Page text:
This emphasis on merit must not be viewed wrongly as ivory-tower elitism in a country of millions of poor and deprived people. Rather it is a necessary strategy for ensuring that developing India soon catches up with the developed nations of the world, so that, in the long run the IITs are instrumental to raising the standard of life of all Indians, and shine forth as exemplars of development and emancipation in an environment of extreme challenges.
Even if Government insists on affirmative action programs for IITs, we are sure that the IITs can be trusted to evolve and implement such programs by themselves. After all, IIT Kanpur has had an exemplary record of implementing the SC/ST reservation in a supportive and pro-active way that became a model for all IITs. Such an approach to affirmative action will also be in keeping with the autonomous status given us by Parliament. We share the concern of the government for providing the young generation with good education and economic prospects. In fact, many of us, and our students, spend time in school education, health, and rural developmental projects outside our busy schedules. We could participate in major ways in innovative research in education, health, and grassroots work, and thus contribute significantly to affirmative action.
It would be most disastrous to impose a 27.5% quota on the IITs in an ostensibly "fair way" by increasing the number of seats. This would mean rapidly increasing the seats substantially. In recent years we have doubled our intake. So the IITs are already short of faculty, as few applicants meet our exacting standards of academic excellence. If a sudden increase of faculty is imposed on us by a drastic increase of seats, the entire academic standing of the IITs will be compromised, and they will go the way of so many universities before them.
Many institutions in India now have good undergraduate programs, but only very few other than the IITs can train students in the highly specialised engineering and scientific skills required in India if it is to become a developed country. So there has been a concerted effort in the IIT system to shift our focus to post-graduate education and to creating an excellent research environment. This was the direction provided by the IIT review committee and Government over the last decade. To this end we have been working hard to increase postgraduate intake and provide more time to faculty for research. A drastic increase in undergraduate strength will derail this effort indefinitely.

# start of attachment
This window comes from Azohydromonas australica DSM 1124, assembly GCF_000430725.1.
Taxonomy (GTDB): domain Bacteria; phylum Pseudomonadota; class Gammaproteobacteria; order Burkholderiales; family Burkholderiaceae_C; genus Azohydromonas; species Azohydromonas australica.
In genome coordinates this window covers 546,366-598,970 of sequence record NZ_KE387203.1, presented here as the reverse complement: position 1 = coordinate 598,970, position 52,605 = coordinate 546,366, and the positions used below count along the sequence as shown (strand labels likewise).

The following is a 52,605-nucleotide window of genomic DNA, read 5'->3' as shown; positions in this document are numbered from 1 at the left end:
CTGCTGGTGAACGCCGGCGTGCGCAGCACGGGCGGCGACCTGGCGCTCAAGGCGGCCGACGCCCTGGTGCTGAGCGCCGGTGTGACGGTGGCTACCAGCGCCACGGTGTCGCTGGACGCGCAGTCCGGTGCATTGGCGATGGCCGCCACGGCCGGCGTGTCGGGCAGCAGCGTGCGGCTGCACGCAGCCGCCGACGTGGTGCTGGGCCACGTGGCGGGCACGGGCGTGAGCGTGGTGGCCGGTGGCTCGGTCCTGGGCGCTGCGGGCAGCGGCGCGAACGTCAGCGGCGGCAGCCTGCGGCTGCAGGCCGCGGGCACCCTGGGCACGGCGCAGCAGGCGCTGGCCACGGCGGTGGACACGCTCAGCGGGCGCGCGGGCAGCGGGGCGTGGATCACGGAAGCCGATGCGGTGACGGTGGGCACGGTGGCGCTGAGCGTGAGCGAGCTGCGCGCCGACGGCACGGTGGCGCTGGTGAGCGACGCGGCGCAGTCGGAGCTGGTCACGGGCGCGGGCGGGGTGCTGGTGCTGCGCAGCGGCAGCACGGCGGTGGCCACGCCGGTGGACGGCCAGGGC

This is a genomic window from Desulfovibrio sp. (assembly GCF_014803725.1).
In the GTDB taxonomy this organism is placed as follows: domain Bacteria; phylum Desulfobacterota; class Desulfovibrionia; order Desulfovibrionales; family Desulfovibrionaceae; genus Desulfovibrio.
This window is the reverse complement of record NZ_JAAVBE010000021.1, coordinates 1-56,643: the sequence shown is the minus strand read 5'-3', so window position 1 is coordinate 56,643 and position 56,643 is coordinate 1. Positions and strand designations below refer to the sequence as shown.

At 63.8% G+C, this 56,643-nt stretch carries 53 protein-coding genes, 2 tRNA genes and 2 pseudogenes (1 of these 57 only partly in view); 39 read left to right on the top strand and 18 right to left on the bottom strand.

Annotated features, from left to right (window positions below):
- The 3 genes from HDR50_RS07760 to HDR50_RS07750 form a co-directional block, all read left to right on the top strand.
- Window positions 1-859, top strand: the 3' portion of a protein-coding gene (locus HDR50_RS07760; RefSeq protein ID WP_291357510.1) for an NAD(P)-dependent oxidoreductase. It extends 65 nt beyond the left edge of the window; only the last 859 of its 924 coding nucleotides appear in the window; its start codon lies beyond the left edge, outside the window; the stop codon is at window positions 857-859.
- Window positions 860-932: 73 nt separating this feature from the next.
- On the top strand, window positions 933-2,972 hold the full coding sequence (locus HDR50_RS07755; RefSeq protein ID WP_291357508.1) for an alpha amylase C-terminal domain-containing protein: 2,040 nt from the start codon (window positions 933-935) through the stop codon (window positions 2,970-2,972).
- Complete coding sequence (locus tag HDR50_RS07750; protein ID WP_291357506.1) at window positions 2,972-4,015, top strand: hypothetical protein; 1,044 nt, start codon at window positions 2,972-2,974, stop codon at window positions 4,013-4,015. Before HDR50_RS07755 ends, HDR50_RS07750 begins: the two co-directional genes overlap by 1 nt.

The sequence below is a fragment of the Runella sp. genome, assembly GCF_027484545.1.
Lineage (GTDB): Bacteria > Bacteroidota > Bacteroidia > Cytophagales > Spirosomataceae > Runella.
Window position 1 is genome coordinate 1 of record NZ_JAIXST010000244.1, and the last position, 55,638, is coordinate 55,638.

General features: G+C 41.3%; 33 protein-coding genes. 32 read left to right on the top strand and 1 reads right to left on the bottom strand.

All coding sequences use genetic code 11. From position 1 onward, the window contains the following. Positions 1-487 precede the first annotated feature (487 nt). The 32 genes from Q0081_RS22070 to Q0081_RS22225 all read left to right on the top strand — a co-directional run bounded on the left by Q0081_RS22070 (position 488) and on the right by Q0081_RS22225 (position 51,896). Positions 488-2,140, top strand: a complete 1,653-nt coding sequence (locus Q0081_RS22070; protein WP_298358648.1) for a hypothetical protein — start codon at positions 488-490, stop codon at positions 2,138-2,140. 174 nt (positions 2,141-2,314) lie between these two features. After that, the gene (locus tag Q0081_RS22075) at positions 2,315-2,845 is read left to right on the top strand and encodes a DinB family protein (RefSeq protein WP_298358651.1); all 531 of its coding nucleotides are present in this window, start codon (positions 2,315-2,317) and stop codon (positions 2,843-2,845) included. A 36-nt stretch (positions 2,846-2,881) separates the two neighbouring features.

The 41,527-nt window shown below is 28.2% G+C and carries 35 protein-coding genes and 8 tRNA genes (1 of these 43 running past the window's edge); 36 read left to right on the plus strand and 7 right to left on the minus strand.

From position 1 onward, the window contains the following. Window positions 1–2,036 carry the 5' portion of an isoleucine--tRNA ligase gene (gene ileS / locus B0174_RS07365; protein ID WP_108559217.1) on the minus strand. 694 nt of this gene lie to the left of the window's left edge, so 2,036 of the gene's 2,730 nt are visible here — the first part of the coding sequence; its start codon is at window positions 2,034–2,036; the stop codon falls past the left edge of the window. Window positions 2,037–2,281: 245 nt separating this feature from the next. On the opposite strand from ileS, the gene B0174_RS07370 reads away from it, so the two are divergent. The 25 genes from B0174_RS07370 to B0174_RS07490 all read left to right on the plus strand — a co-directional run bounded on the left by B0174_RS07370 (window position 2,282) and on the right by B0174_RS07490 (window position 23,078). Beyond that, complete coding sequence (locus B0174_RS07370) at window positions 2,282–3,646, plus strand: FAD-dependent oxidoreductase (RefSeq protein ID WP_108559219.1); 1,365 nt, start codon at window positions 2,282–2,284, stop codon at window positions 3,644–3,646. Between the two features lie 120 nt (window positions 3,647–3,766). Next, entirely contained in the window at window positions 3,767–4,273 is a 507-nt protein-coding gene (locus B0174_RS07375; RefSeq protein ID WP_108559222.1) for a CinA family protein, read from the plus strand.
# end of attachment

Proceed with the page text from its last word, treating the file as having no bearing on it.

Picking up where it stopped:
The IITs preserved their excellence over the decades when university after university fell prey to politics, corruption and inertia. At this moment, when the entire nation is on the verge of take-off to becoming a major economic power, when multinational companies are shifting their research and development centres to India because of the vast technical manpower here, let us not play with these great institutions and cripple them in the hour of their greatest utility.
We request you to reconsider the reservation policy, and do everything you can to preserve the IITs for the future generations of India and, indeed, for the very future of our country. Of all the educational institutions in India, the IITs have remained true to the mission assigned to them by Pandit Nehru. So let them remain free to flourish as the standard bearers of Indian science and technology which was, and should remain, their primary purpose.
Yours very respectfully,
the undersigned faculty of IIT Kanpur
(signed by 125 faculty members by department and title)